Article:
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Does expensive wine taste better?

Well, my friends, it’s Monday — and it feels like it haha. After a pleasant weekend, here I am at 4:30 on Monday morning slaving away in the word mines. But that’s okay! I actually enjoy the labor.

Let’s take a look at some of the gems I’ve uncovered while digging through money articles this morning…

Money is the megaphone of identity. [More to That] — “When you take a look at your bank account balance, what do you feel? Well, if you’re a part of the 28% of Americans that have no emergency savings whatsoever, the answer to that question will likely be a combination of fear and anxiety. When the sole purpose of money is to provide for the basic necessities of life, then your relationship with it will be a shaky one. Scarcity creates fragility.” I really like this piece. It’s long, but worth it.

How women can take control of their financial lives. [Barron’s] — “Women of all ages, education levels, and income brackets are still behind the times when it comes to taking control of their big-picture financial decisions…Are we generalizing? You bet. But as loathsome as the notion of stereotyping women as being no-good-at-the-money-stuff is, there’s an alarming amount of data demonstrating that women in general simply don’t engage with their finances often, or thoroughly, enough.”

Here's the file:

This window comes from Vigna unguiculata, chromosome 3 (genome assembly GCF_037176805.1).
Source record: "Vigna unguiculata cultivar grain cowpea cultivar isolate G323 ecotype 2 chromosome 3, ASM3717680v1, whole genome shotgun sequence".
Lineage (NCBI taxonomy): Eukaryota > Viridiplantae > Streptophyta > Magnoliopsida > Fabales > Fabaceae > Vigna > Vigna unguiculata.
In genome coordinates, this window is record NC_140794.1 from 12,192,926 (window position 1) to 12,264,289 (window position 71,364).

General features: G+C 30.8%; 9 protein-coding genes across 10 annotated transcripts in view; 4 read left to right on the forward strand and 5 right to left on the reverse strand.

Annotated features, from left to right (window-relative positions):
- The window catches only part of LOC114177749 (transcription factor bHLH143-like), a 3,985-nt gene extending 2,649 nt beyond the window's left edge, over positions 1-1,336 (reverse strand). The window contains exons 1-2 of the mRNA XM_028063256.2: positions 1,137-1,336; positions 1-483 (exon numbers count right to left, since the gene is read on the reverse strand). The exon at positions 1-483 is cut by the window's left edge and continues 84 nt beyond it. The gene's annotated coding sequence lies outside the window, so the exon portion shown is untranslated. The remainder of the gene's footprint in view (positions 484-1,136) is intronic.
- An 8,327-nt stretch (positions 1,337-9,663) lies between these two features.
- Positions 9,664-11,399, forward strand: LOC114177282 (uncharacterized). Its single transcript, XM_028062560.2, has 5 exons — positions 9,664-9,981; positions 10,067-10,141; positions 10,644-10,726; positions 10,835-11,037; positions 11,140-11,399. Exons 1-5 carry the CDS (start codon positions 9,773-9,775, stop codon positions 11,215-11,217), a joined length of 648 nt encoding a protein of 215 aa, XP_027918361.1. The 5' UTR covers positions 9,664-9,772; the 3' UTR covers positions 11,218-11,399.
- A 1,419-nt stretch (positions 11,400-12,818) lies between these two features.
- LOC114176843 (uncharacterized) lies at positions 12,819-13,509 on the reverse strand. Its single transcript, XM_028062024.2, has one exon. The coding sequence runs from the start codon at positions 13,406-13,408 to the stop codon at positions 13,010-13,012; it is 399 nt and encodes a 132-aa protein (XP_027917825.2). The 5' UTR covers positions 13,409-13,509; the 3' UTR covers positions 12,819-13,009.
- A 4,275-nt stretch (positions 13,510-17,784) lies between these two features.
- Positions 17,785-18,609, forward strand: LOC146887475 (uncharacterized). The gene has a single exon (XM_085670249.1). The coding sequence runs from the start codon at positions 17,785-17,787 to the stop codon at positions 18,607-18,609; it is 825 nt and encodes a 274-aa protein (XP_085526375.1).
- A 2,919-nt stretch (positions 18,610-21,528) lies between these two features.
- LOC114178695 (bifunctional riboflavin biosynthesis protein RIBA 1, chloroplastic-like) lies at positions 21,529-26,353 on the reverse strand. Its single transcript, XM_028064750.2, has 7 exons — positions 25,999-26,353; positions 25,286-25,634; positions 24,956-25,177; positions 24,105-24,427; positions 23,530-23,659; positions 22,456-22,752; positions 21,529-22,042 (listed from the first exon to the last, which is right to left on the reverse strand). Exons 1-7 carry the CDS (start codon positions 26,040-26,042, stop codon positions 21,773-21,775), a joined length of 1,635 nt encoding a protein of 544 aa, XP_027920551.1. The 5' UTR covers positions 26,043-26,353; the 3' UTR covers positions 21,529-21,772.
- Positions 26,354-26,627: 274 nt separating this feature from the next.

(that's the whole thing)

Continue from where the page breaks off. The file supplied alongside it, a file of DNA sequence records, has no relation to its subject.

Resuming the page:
Does expensive wine taste better? [Kent Hendricks] — “The answer to the question — does expensive wine really taste better? — is not such an answer. Instead, this answer is a series of layers, each one more complicated than the last, and each one introducing a new set of questions — and a new set of revelations about taste, status, and perception.”

To wrap things up, here’s a fun 26-minute video from 1957 that demonstrates the difference between American dialects and accents.

I’ve been fascinated by dialect (and language usage) differences for a while now, and there are a couple of points worth noting.

  • First, our accents don’t just vary by location; they also vary across time. If you watch clips of people — especially kids — talking in the 1940s and 1950s, they speak differently than we do today.
  • Second, mass media has weakened regional dialect differences. Yes, they still exist, no doubt. But movies, then television, and now the internet have all conspired to make our speech more standardized than in the past.

Okay, that’s plenty for a Monday. I’ll see you again tomorrow with more stories about how to master your money — and your life.